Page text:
Pay particular attention to the 1 hr 26 min point where they speak about touring through Detroit.
This was a very recent lecture but at least ten years ago I remember talking with someone about the similarities in vibe I got from the Detroit Techno stuff and how it reminded me of Industrial music and how that all made sense given the surroundings and the post industrial depression most of the East Coast suffered in the early 80’s onward. The fact that These UK disrupters were on a vibe with the Detroit originators made perfect sense to me. Now getting back to how this music was made and part of the point with this sprawling post is that most of this information and these connections are lost on pretty much anyone under 25. Furthermore I see a lot of musical styles misrepresented by the further division of musical sub-genres like:
Sorry, I had to post that whole list for it’s sheer ridiculousness!
The current musical climate is so oversaturated with people writing and recording the same damn song over and over again and everyone can do it with ease and a few relatively affordable computer programs. The art of song crafting is largely lost in modern dance music, there are mostly the same cliched hooks and techniques utilized to bring people up and down etc. but the real cutting edge stuff gets lost in the sheer amount of releases out there at the click of a button. The craft of creating a piece of art that is also a playable format for sound and sight is scarce and not many are driven enough to make it happen on that level. Yes it’s expensive but look at what these kids from the ghetto accomplished under pretty dire conditions. One last article is a good one from Jesse Saunderson on the trials of the early days of House music and how he stays current and innovative to this day.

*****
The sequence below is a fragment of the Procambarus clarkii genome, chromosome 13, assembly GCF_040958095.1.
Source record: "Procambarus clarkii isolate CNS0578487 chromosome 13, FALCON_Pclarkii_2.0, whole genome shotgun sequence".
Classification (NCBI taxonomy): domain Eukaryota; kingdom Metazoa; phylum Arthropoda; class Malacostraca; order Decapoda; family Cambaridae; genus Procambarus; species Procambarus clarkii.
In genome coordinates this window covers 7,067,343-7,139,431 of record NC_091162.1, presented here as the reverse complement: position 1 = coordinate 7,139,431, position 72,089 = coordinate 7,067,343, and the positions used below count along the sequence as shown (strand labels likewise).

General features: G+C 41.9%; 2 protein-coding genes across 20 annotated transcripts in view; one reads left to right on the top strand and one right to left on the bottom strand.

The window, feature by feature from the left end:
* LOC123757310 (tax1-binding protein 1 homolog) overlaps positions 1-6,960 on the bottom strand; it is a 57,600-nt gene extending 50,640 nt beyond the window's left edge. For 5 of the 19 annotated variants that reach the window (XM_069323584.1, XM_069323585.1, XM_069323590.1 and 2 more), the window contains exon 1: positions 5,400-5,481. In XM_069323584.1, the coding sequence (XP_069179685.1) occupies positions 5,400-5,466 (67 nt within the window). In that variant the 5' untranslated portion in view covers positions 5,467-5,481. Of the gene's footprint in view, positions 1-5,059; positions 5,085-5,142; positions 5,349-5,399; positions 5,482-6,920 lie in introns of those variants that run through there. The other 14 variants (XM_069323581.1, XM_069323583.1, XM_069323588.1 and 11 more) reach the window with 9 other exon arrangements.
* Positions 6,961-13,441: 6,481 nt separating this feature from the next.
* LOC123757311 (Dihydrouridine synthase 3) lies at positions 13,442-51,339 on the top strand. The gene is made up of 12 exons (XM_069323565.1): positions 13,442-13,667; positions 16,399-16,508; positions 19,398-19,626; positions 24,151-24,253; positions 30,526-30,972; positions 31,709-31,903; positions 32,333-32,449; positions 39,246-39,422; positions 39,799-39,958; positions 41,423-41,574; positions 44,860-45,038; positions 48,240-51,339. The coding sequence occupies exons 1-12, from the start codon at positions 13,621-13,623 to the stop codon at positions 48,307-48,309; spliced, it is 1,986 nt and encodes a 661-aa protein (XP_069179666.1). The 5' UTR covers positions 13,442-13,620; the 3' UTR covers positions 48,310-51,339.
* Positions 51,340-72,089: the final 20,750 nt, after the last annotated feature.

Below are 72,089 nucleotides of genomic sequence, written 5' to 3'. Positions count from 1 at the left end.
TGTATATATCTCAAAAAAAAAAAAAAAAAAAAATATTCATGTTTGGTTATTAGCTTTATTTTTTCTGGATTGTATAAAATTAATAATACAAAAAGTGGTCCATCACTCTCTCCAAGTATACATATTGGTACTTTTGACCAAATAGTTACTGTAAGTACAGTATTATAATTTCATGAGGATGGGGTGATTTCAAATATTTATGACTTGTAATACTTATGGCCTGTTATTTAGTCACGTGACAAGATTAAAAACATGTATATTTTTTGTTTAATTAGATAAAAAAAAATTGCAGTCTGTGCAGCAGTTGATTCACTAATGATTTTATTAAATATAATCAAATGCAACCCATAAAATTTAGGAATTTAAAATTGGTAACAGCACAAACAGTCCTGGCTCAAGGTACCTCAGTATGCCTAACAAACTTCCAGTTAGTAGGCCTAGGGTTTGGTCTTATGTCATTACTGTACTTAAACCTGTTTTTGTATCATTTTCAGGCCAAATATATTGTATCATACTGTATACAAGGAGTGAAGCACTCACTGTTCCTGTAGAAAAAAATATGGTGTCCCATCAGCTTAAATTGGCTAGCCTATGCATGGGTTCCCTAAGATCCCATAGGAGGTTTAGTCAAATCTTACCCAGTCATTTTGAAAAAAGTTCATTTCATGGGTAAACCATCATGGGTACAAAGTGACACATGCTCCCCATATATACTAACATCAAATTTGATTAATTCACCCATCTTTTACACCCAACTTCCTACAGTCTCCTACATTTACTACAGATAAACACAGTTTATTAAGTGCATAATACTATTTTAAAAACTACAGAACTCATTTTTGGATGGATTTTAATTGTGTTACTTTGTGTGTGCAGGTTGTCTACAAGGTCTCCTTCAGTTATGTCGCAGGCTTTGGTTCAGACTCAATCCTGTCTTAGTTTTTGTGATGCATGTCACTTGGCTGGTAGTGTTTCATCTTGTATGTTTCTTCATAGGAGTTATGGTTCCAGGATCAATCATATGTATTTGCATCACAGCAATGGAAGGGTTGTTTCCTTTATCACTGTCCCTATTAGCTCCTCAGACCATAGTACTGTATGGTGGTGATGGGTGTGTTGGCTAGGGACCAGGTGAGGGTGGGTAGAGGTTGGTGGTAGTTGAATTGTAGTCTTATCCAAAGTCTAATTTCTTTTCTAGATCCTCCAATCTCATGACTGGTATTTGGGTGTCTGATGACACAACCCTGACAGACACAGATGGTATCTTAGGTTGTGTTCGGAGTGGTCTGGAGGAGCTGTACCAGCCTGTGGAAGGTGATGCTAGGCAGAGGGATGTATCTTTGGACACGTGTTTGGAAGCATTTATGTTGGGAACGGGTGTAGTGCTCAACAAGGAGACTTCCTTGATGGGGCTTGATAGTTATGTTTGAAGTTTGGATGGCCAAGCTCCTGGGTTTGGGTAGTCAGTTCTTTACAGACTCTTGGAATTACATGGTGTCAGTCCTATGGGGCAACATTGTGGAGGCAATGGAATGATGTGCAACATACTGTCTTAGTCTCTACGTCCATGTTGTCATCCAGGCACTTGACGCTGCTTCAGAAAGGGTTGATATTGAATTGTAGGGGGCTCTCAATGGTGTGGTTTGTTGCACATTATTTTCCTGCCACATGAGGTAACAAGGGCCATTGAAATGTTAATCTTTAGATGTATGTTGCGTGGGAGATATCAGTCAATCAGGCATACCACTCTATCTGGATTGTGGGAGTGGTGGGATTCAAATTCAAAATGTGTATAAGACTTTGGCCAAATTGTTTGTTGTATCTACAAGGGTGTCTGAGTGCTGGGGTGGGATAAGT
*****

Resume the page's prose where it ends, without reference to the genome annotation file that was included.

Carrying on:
I moved to LA in 1996 to further pursue music and I made a few recordings and got to work in some pretty serious studios, I have recorded to 2 Inch analog tape and I have to say there is nothing like it. I also worked in a record store on Melrose for a couple years and during this period, music, especially dance music, was really starting to fragment into many sub genres and I lost interest in a lot of the newer movements because they were just combining old movements and sometimes it worked but it all started to become derivative and lacking in urgency. A few stand out artists from that era were DJ Shadow who’s double lp Endtroducing put the art of turntablism back on the map, and Aphex Twin and Autechre were really progressing on things and also very much contained an element of that early Industrial vibe. Otherwise at the time I was listening to a lot of old psychedelic music from the 60’s which I’d originally gotten into also during my Buffalo years early 90’s via cassettes from a friend, so I missed a lot of what was going on above ground. I still kept up a bit on House music and grabbed a few 12’s here and there.
In the last decade or so there have been a few artists that have moved music forward and that intrigued me enough to further explore their art. The first is Future Sounds of London/Amorphous Androgynous, who incorporate a wide array of elements in their music with a real focus on psychedelia, and even quite effectively utilize 60’s fuzz laden obscurities as samples for their audio collages. They are accomplished musicians to boot!